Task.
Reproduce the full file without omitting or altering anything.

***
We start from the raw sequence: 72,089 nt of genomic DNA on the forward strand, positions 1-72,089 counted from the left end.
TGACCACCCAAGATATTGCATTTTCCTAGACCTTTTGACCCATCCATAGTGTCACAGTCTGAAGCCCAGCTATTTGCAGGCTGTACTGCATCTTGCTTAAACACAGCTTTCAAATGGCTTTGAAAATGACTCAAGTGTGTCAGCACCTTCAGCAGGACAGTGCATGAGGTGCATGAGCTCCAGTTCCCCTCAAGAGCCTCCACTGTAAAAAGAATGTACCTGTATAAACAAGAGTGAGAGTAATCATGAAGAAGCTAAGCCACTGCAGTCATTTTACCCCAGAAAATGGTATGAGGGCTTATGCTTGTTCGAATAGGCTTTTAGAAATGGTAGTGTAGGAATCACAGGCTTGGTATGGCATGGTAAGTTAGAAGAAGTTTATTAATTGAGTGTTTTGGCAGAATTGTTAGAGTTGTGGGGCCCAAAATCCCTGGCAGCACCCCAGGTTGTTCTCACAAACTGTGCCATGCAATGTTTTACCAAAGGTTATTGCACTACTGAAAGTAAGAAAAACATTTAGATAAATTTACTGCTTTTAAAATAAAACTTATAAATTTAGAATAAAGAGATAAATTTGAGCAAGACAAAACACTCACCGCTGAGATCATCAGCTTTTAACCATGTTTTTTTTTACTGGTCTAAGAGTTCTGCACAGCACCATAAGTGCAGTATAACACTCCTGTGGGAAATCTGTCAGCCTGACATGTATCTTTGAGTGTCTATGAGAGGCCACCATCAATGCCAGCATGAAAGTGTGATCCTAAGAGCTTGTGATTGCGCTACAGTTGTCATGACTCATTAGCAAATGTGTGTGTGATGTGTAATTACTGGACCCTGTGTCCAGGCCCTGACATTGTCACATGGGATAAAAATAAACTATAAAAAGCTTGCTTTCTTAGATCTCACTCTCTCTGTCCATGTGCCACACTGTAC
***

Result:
We start from the raw sequence: 72,089 nt of genomic DNA on the forward strand, positions 1-72,089 counted from the left end.
TGACCACCCAAGATATTGCATTTTCCTAGACCTTTTGACCCATCCATAGTGTCACAGTCTGAAGCCCAGCTATTTGCAGGCTGTACTGCATCTTGCTTAAACACAGCTTTCAAATGGCTTTGAAAATGACTCAAGTGTGTCAGCACCTTCAGCAGGACAGTGCATGAGGTGCATGAGCTCCAGTTCCCCTCAAGAGCCTCCACTGTAAAAAGAATGTACCTGTATAAACAAGAGTGAGAGTAATCATGAAGAAGCTAAGCCACTGCAGTCATTTTACCCCAGAAAATGGTATGAGGGCTTATGCTTGTTCGAATAGGCTTTTAGAAATGGTAGTGTAGGAATCACAGGCTTGGTATGGCATGGTAAGTTAGAAGAAGTTTATTAATTGAGTGTTTTGGCAGAATTGTTAGAGTTGTGGGGCCCAAAATCCCTGGCAGCACCCCAGGTTGTTCTCACAAACTGTGCCATGCAATGTTTTACCAAAGGTTATTGCACTACTGAAAGTAAGAAAAACATTTAGATAAATTTACTGCTTTTAAAATAAAACTTATAAATTTAGAATAAAGAGATAAATTTGAGCAAGACAAAACACTCACCGCTGAGATCATCAGCTTTTAACCATGTTTTTTTTTACTGGTCTAAGAGTTCTGCACAGCACCATAAGTGCAGTATAACACTCCTGTGGGAAATCTGTCAGCCTGACATGTATCTTTGAGTGTCTATGAGAGGCCACCATCAATGCCAGCATGAAAGTGTGATCCTAAGAGCTTGTGATTGCGCTACAGTTGTCATGACTCATTAGCAAATGTGTGTGTGATGTGTAATTACTGGACCCTGTGTCCAGGCCCTGACATTGTCACATGGGATAAAAATAAACTATAAAAAGCTTGCTTTCTTAGATCTCACTCTCTCTGTCCATGTGCCACACTGTAC